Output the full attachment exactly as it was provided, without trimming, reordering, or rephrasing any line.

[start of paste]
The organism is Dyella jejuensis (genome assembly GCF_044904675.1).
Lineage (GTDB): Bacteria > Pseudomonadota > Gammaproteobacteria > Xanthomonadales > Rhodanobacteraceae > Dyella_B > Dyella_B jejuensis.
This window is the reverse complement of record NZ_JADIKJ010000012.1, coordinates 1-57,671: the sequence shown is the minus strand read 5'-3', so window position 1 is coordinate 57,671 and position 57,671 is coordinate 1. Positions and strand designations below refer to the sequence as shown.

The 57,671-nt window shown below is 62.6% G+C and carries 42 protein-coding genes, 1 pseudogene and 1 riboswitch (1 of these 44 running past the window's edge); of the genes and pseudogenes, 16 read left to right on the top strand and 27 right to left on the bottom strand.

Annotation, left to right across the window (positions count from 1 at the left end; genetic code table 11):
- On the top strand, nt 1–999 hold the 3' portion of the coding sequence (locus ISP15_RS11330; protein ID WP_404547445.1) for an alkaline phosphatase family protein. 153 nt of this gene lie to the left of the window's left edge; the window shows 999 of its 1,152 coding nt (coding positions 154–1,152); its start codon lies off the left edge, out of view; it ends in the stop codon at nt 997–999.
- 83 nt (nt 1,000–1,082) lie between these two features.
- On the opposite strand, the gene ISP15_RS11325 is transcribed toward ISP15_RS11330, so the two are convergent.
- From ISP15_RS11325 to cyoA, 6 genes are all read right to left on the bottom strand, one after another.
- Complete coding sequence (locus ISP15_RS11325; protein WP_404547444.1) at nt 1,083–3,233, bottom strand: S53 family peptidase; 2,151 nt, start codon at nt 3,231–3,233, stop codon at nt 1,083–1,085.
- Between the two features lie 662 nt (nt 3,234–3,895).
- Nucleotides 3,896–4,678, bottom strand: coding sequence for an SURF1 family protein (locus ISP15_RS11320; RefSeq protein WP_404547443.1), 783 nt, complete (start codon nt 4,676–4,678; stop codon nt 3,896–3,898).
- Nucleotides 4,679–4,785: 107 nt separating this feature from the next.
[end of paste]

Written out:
The organism is Dyella jejuensis (genome assembly GCF_044904675.1).
Lineage (GTDB): Bacteria > Pseudomonadota > Gammaproteobacteria > Xanthomonadales > Rhodanobacteraceae > Dyella_B > Dyella_B jejuensis.
This window is the reverse complement of record NZ_JADIKJ010000012.1, coordinates 1-57,671: the sequence shown is the minus strand read 5'-3', so window position 1 is coordinate 57,671 and position 57,671 is coordinate 1. Positions and strand designations below refer to the sequence as shown.

The 57,671-nt window shown below is 62.6% G+C and carries 42 protein-coding genes, 1 pseudogene and 1 riboswitch (1 of these 44 running past the window's edge); of the genes and pseudogenes, 16 read left to right on the top strand and 27 right to left on the bottom strand.

Annotation, left to right across the window (positions count from 1 at the left end; genetic code table 11):
- On the top strand, nt 1–999 hold the 3' portion of the coding sequence (locus ISP15_RS11330; protein ID WP_404547445.1) for an alkaline phosphatase family protein. 153 nt of this gene lie to the left of the window's left edge; the window shows 999 of its 1,152 coding nt (coding positions 154–1,152); its start codon lies off the left edge, out of view; it ends in the stop codon at nt 997–999.
- 83 nt (nt 1,000–1,082) lie between these two features.
- On the opposite strand, the gene ISP15_RS11325 is transcribed toward ISP15_RS11330, so the two are convergent.
- From ISP15_RS11325 to cyoA, 6 genes are all read right to left on the bottom strand, one after another.
- Complete coding sequence (locus ISP15_RS11325; protein WP_404547444.1) at nt 1,083–3,233, bottom strand: S53 family peptidase; 2,151 nt, start codon at nt 3,231–3,233, stop codon at nt 1,083–1,085.
- Between the two features lie 662 nt (nt 3,234–3,895).
- Nucleotides 3,896–4,678, bottom strand: coding sequence for an SURF1 family protein (locus ISP15_RS11320; RefSeq protein WP_404547443.1), 783 nt, complete (start codon nt 4,676–4,678; stop codon nt 3,896–3,898).
- Nucleotides 4,679–4,785: 107 nt separating this feature from the next.